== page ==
It started the day before our house blessing party. Eddy and I had moved to a lovely apartment in Glen Ellyn two months before, and we had been looking forward to finally breaking our home in with friendship and prayer and food. I had been scrambling all week to put some finishing touches on our walls: quotes and pictures that are meaningful to me, a shower curtain that wasn’t disgusting. And my painting of the Christ of Divine Mercy.
I’ve been working on this painting since last January. It’s been a prayerful process, and although I’ve never tried to paint on canvas before, I’ve been surprised by the beauty and power of the image. I believe that it has been a gift from God. But on this day before our house blessing, it wasn’t quite finished, and I was desperately forcing it to be. It was as if I would seize this gift for myself like the forbidden fruit of the tree—before God’s good timing—so that I could be my own god. And I heard God say, “Don’t hang the painting.” I finished a few strokes and let it dry and then hid it away in the closet. I understood why, I thought; I was too proud. But I didn’t fully understand yet. That painting was only one precious piece of a mosaic I had been crudely fashioning for my own self-glorification—a mosaic that God was about to shatter (and begin to reassemble).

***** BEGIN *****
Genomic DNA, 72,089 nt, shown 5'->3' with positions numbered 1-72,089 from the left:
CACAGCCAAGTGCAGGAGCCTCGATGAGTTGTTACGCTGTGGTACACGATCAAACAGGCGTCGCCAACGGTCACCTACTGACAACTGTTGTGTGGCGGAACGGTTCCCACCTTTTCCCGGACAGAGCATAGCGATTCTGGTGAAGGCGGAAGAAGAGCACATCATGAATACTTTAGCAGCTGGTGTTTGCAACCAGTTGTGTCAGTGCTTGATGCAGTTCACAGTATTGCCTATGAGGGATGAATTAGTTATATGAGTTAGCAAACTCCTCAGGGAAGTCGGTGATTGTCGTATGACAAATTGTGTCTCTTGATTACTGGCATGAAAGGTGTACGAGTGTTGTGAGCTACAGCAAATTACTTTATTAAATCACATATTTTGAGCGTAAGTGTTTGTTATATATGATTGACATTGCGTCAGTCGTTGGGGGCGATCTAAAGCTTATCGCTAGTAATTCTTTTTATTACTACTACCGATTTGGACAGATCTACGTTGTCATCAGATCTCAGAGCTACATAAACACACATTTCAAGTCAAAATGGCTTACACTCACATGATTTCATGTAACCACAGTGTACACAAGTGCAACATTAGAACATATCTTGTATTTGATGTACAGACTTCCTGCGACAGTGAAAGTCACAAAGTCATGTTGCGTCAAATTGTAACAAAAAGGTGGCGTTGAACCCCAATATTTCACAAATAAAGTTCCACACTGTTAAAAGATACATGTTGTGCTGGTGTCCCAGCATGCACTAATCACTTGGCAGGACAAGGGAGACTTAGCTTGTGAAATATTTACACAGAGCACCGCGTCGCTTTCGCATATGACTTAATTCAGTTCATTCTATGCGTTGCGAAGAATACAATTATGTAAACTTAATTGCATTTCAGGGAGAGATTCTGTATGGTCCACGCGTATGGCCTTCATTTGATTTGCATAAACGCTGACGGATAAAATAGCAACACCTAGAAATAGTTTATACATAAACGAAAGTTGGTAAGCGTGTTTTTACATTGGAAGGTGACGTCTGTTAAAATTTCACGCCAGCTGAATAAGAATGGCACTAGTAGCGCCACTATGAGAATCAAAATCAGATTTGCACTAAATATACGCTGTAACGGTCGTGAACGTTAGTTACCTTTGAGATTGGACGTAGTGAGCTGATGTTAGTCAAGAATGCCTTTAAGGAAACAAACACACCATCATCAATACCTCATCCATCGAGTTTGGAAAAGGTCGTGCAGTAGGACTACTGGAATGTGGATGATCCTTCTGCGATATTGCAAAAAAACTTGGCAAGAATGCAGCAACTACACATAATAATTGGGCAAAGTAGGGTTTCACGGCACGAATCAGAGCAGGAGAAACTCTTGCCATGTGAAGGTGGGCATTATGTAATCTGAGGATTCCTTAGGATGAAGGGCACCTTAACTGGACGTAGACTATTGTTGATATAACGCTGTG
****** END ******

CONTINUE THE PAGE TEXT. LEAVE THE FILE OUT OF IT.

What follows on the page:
The next morning, Eddy and my brother and I went to church, and I was cut to the heart by the sermon. “You can’t serve God and mammon,” Jesus said. Father Stewart explained that mammon is a worldview of acquiring for our own security, opposed to the posture of receiving life and all our needs from God. Because life is so fragile, so uncertain, we all place our faith in something for a sense of security. Father Stewart rattled off examples of the things we tend to grasp at for our own security. What took me by surprise was this: “Beauty,” he said. “I don’t simply mean being good looking or acquiring someone who is good looking. I mean it more deeply. You have a deep need for beauty. You’re trying to acquire that beauty, perhaps through a home or an apartment, through a particular way of living, through food. You’re trying to acquire beauty. You want beauty.” I saw myself precisely as in a mirror and I grew weak inside.
Father Stewart described life under the mammon faith-system—my life. “In the mammon faith-system,” he said, “your goal is to acquire, secure, on your own. You have to become good at acquiring, because—here’s the deal—everyone in the mammon faith system is trying to acquire too. . . . If you’re doing well, you’re able to develop constant and regular high praise from those around you. You have to have that in the mammon system, because when you’re living by performance and acquiring, you’re never quite sure if you’ve done enough; you never have much sense of where you are in the system. You build your life on praise received. Criticism is an utter crisis in the mammon system.”